Rainsford Island Shoreline Evolution Study (RISES)

Publication Year:
2009
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Repository URL:
https://scholarworks.umb.edu/masters_theses/86
Author(s):
Maio, Christopher V.
Tags:
Rainsford Island; Boston Harbor; geographic information systems (GIS); archeological surveys; coastal erosion; Environmental Sciences; Oceanography
thesis / dissertation description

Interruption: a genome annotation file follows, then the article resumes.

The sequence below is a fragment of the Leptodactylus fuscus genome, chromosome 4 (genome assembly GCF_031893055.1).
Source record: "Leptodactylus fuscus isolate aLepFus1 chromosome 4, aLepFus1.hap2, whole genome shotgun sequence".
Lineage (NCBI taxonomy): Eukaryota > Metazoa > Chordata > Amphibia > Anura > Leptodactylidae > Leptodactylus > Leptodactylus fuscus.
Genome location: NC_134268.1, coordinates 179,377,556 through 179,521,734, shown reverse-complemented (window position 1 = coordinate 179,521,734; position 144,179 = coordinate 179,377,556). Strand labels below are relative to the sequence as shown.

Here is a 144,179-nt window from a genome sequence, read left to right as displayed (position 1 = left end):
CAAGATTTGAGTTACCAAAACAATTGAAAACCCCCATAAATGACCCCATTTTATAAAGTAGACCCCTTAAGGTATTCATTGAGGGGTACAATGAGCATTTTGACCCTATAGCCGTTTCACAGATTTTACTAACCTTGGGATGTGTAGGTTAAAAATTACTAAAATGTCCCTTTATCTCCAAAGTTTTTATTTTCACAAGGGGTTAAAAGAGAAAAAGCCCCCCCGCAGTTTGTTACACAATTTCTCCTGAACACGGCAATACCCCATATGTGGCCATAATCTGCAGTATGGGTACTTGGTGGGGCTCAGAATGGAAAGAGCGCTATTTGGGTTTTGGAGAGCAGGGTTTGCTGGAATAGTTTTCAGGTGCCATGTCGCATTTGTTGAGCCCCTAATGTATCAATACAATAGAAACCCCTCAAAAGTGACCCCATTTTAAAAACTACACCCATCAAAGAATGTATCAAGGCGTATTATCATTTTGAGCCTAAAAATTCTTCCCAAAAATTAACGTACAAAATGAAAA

RISES conducted a shoreline change study in order to accurately map, quantify, and predict trends in shoreline evolution on Rainsford Island occurring from 1890-2008. It employed geographic information systems (GIS) and analytical statistical techniques to identify coastal hazard zones vulnerable to coastal erosion, rising sea-levels, and storm surges. The 11-acre Rainsford Island, located in Boston Harbor, Massachusetts, consists of two eroded drumlins connected by a low-lying spit. Settled by Europeans in 1636, the Island was later used as the Harbor’s main quarantine station. Previous archeological surveys have identified numerous historically sensitive sites dating to before the Revolutionary War period, including a large cemetery.Multiple data sources were integrated within a GIS, including historical maps, aerial photographs, and Light Detection and Ranging (LIDAR) data. The United States Geological Survey’s (USGS) Digital Shoreline Analysis System (DSAS) was utilized to determine rate-of-change statistics and distances. A comparison analysis was carried out between datasets to determine the change in area above the high water line (HWL).RISES used two proxies to delineate shoreline positions and one to delineate vegetated areas. The main shoreline indicator was the visually discernable high water line (HWL). A tidal datum/LIDAR derived mean high water (MHW) shoreline was also developed. Lastly, the visually discernable vegetation line was used to delineate vegetated areas.The results show that 14% of the Island has been eroded during the study period with the largest losses coming between 1970 and 1992. There has been 60 m of accretion, at a rate of 0.83 m/y, within the West Cove. The spit connecting the two drumlins has migrated southeast by 17 m at a rate of 0.33 m/y resulting in erosion along its northern side and accretion along its southern side. The southeast beach on the northern drumlin eroded 43 m at a rate of 0.59 m/y. All other areas of the Island remained stable. Predictive modeling indicates that 26% of the Island would become inundated with 1-m of sea-level-rise including the area containing the cemetery. The northern beaches and the cemetery area on the southern drumlin have been identified as coastal hazard zones.